Gaming

5 intriguing E3 games you might have missed

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Matt Tate
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Most of this year’s E3 chit chat has been centred, understandably, on potentially system-selling big hitters like Super Mario OdysseyAnthem and Marvel’s Spider-Man, but we’ve had our heads turned by some of the more under-the-radar announcements, too. 

Don’t get us wrong: we’re all for the relentless onslaught of trailers and gameplay footage, but there will inevitably be stuff that either gets buried by the household names, or goes over your head entirely.

Whether its a bold new IP or a sequel to a one of the GOAT indie games, we’ve pulled together a little list of titles that should be on your radar. Because, you know, we’re nice like that. 

Cuphead

It’s been in development for what feels like a lifetime, but Cuphead, a stunning 2D platformer that looks like a playable 1930s cartoon, is finally set for release on September 29. In an indie scene that’s flooded with games of this ilk, it’s impressive that StudioMDHR’s literal work of art still sits at the top of many a most-wanted list. Including ours.

Platforms: Xbox One, PC, Steam

Out: September 29

A Way Out 

Remember when multiplayer gaming meant sitting on your couch with a mate – extra large bag of Doritos between you – until the early hours? One more match. One more mission. One more try. Oops, it's 5am, and lots of obnoxiously loud birds are letting you know it.

Intriguing new co-op prison break game A Way Out is designed to be played exclusively in split-screen, and while you're able to do this over an internet connection, the developer envisages people doing it the old school way. The last game on lead designer Josef Fares’ cv was Brothers: A Tale of Two Sons, a wonderfully original indie adventure game with an unconventional twin-stick control scheme that really tested the player. If A Way Out achieves something similar with multiplayer, then it could be a classic.

Platforms: Xbox One, PS4, PC

Out: 2018

Metroid: Samus Returns

Nintendo were so confident about the impact of their speedy 25 minute livestream that they didn't even feel the need to include what is almost certainly the biggest upcoming 3DS game on the slate. Metroid Prime 4 grabbed most of the headlines, but the big N’s smaller portable machine is getting a remake of 1991 Game Boy title, Metroid II: Return of Samus. It’s simultaneously a return to the series’ roots and a total rebuild. That means updated audio, new 3D effects (3DS owners will want to keep that slider cranked right up) and new gameplay mechanics.

As the first 2D Metroid game in over a decade, this is the perfect way to get yourself in the mood for the Switch’s AAA epic.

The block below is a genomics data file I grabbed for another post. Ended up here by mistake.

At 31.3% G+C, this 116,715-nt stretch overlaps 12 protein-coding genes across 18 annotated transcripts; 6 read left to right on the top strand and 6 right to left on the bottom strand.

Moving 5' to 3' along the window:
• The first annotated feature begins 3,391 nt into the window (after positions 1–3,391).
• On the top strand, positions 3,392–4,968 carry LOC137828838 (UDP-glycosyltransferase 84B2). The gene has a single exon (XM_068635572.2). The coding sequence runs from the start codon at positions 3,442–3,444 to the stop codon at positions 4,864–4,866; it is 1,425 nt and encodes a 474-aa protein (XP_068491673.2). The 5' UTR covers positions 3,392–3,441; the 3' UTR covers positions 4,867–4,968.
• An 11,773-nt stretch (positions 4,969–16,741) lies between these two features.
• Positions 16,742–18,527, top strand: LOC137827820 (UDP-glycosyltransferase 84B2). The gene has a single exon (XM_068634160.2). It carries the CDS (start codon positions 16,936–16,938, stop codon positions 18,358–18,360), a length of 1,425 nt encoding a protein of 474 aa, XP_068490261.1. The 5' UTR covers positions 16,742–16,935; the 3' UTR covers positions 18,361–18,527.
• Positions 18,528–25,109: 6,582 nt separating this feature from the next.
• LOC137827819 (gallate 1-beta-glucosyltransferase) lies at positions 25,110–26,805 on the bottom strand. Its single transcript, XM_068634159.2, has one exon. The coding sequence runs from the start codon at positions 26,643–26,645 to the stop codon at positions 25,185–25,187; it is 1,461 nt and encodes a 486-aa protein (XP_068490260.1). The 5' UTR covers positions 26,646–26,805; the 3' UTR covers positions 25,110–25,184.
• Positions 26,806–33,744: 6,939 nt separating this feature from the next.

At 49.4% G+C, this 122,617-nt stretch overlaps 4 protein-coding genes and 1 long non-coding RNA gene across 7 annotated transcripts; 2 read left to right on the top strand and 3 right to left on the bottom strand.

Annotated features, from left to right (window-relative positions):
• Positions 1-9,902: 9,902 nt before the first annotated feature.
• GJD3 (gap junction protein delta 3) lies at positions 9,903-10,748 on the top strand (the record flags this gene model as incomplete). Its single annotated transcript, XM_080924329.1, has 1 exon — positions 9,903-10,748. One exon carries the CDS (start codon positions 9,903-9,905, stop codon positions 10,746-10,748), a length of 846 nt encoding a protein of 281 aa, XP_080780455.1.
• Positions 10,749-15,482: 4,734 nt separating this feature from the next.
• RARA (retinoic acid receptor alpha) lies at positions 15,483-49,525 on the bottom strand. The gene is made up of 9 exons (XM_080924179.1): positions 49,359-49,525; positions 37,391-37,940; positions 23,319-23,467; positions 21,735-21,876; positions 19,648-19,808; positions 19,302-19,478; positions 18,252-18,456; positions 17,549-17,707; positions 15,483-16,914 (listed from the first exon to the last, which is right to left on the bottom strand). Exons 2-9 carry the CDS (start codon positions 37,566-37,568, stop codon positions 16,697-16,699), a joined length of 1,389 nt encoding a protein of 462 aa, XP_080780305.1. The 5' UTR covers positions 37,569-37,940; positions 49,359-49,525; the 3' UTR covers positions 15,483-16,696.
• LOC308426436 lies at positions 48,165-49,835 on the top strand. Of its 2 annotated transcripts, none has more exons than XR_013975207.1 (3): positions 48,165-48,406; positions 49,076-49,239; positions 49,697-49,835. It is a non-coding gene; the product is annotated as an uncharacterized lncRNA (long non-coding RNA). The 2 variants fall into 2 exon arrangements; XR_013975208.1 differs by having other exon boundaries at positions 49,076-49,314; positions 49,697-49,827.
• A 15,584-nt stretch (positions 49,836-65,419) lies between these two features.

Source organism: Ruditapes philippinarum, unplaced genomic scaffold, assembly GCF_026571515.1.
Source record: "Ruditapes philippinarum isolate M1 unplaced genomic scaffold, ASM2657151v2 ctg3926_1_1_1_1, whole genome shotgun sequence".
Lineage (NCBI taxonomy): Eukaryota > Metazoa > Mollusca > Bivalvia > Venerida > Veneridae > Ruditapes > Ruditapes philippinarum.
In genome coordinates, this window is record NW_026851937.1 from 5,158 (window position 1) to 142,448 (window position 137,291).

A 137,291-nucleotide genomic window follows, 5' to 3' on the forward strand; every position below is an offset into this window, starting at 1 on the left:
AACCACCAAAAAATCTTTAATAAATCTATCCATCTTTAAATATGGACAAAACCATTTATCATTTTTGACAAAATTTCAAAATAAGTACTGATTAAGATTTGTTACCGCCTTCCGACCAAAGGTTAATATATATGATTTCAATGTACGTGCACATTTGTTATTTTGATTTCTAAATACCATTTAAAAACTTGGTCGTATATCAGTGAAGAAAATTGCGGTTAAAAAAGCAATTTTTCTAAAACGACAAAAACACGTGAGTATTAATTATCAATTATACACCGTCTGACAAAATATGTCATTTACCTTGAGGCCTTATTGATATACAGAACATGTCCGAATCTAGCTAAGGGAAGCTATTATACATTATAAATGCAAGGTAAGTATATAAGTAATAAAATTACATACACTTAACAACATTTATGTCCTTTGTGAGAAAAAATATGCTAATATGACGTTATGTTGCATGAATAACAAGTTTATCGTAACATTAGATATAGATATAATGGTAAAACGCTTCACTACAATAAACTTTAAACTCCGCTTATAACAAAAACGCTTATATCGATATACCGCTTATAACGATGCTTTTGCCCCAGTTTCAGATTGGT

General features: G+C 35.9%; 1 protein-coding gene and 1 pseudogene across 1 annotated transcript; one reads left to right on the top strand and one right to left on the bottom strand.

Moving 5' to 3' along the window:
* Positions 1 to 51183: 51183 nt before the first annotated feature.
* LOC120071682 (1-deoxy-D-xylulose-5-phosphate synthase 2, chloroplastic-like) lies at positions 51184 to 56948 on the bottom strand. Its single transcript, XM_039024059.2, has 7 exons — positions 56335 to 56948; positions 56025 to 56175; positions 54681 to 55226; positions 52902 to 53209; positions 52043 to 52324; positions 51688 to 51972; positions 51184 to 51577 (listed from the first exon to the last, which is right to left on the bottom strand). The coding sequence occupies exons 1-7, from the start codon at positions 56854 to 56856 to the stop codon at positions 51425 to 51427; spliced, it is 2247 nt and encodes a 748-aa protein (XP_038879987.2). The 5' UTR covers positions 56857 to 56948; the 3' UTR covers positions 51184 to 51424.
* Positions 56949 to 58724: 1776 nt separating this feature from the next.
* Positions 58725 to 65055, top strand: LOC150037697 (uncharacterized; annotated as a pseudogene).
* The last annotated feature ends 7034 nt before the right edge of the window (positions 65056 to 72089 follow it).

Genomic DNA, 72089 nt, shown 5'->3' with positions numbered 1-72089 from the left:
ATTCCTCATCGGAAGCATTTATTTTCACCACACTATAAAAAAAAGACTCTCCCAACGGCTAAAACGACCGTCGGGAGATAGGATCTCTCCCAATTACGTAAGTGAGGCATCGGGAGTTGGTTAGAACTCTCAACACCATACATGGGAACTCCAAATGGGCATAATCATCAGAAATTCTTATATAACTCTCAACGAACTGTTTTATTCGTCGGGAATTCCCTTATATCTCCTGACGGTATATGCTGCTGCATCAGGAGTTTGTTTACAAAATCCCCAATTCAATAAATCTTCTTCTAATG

Platforms: 3DS, 2DS

Out: September 15

Transference

Among a number of VR games revealed at this year’s show was Transference, a collaboration between Ubisoft and Elijah Wood’s production company, SpectreVision. The Hollywood star featured heavily in the game’s mysterious first trailer, but he wasn’t giving too much away. 

What we know: Transference is a psychological thriller with a multi-branching narrative that shifts depending on your actions. “Bridging the gap between movies and games, we invite you to lose yourself in the destructive tale of a man’s obsession as you explore his digitally recreated memories,” reads the description on its website. We’re still not totally clear on what this all means, but it sounds like the kind of immersive experience that is heightened by a VR headset. 

Platforms: PS VR, Oculus Rift, HTC Vive, PS4, Xbox One, PC

Out: Spring 2018

Ori and the Will of the Wisps

If you own an Xbox One and haven’t played Ori and the Blind Forest, then own up to your mistakes and rectify this immediately, as it remains one of the Xbox One’s very best. The game’s hand-drawn art style and sublime animation made it one of the most visually arresting 2D platformers of all time, but underneath that magical aesthetic was a devilishly punishing side scroller that revelled in your failure. If you weren’t putting the controller down to marvel at what was on screen, it would be to stop you from breaking it in half.

Shown off running on an Xbox One X, the sequel looked predictably phenomenal in its reveal trailer. We see a host of picturesque environments, before the camera focusses on Ori consoling a mournful owl as it stares out at giant skeletons of what we’re guessing are its parents.  So much 4K sadness. You’re going to want this (right after you’ve played the first one).

Platforms: Xbox One, PC

Out: TBA

For a lot more E3 content, head over to http://e3.game.co.uk/.

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Matt Tate

Matt Tate is a freelance journalist

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